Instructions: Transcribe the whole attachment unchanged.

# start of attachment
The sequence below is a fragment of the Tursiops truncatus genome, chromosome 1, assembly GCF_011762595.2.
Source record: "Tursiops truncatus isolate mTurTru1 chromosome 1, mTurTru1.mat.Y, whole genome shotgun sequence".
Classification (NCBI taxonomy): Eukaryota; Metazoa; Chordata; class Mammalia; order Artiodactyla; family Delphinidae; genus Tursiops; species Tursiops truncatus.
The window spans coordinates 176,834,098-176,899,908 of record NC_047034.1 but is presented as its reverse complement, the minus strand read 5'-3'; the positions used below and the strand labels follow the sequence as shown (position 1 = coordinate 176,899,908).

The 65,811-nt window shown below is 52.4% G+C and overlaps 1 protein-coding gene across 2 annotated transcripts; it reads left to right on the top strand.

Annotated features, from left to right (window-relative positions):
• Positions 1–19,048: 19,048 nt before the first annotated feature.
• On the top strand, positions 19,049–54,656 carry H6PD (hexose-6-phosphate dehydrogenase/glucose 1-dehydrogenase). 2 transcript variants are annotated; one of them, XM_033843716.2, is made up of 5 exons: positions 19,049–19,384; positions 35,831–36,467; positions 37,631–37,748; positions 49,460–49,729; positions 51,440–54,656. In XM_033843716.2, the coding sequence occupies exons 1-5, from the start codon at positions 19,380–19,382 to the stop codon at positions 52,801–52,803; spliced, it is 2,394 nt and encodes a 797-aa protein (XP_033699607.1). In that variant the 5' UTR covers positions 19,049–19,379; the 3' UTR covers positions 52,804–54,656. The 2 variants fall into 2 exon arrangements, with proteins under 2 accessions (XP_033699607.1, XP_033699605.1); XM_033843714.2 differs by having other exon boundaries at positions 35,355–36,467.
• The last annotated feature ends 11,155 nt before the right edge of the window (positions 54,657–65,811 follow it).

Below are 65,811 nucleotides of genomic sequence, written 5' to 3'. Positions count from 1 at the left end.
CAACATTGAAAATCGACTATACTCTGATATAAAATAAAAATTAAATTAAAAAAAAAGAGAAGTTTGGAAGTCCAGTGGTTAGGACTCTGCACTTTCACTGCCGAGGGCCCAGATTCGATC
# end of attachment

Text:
The sequence below is a fragment of the Tursiops truncatus genome, chromosome 1, assembly GCF_011762595.2.
Source record: "Tursiops truncatus isolate mTurTru1 chromosome 1, mTurTru1.mat.Y, whole genome shotgun sequence".
Classification (NCBI taxonomy): Eukaryota; Metazoa; Chordata; class Mammalia; order Artiodactyla; family Delphinidae; genus Tursiops; species Tursiops truncatus.
The window spans coordinates 176,834,098-176,899,908 of record NC_047034.1 but is presented as its reverse complement, the minus strand read 5'-3'; the positions used below and the strand labels follow the sequence as shown (position 1 = coordinate 176,899,908).

The 65,811-nt window shown below is 52.4% G+C and overlaps 1 protein-coding gene across 2 annotated transcripts; it reads left to right on the top strand.

Annotated features, from left to right (window-relative positions):
• Positions 1–19,048: 19,048 nt before the first annotated feature.
• On the top strand, positions 19,049–54,656 carry H6PD (hexose-6-phosphate dehydrogenase/glucose 1-dehydrogenase). 2 transcript variants are annotated; one of them, XM_033843716.2, is made up of 5 exons: positions 19,049–19,384; positions 35,831–36,467; positions 37,631–37,748; positions 49,460–49,729; positions 51,440–54,656. In XM_033843716.2, the coding sequence occupies exons 1-5, from the start codon at positions 19,380–19,382 to the stop codon at positions 52,801–52,803; spliced, it is 2,394 nt and encodes a 797-aa protein (XP_033699607.1). In that variant the 5' UTR covers positions 19,049–19,379; the 3' UTR covers positions 52,804–54,656. The 2 variants fall into 2 exon arrangements, with proteins under 2 accessions (XP_033699607.1, XP_033699605.1); XM_033843714.2 differs by having other exon boundaries at positions 35,355–36,467.
• The last annotated feature ends 11,155 nt before the right edge of the window (positions 54,657–65,811 follow it).

Below are 65,811 nucleotides of genomic sequence, written 5' to 3'. Positions count from 1 at the left end.
CAACATTGAAAATCGACTATACTCTGATATAAAATAAAAATTAAATTAAAAAAAAAGAGAAGTTTGGAAGTCCAGTGGTTAGGACTCTGCACTTTCACTGCCGAGGGCCCAGATTCGATC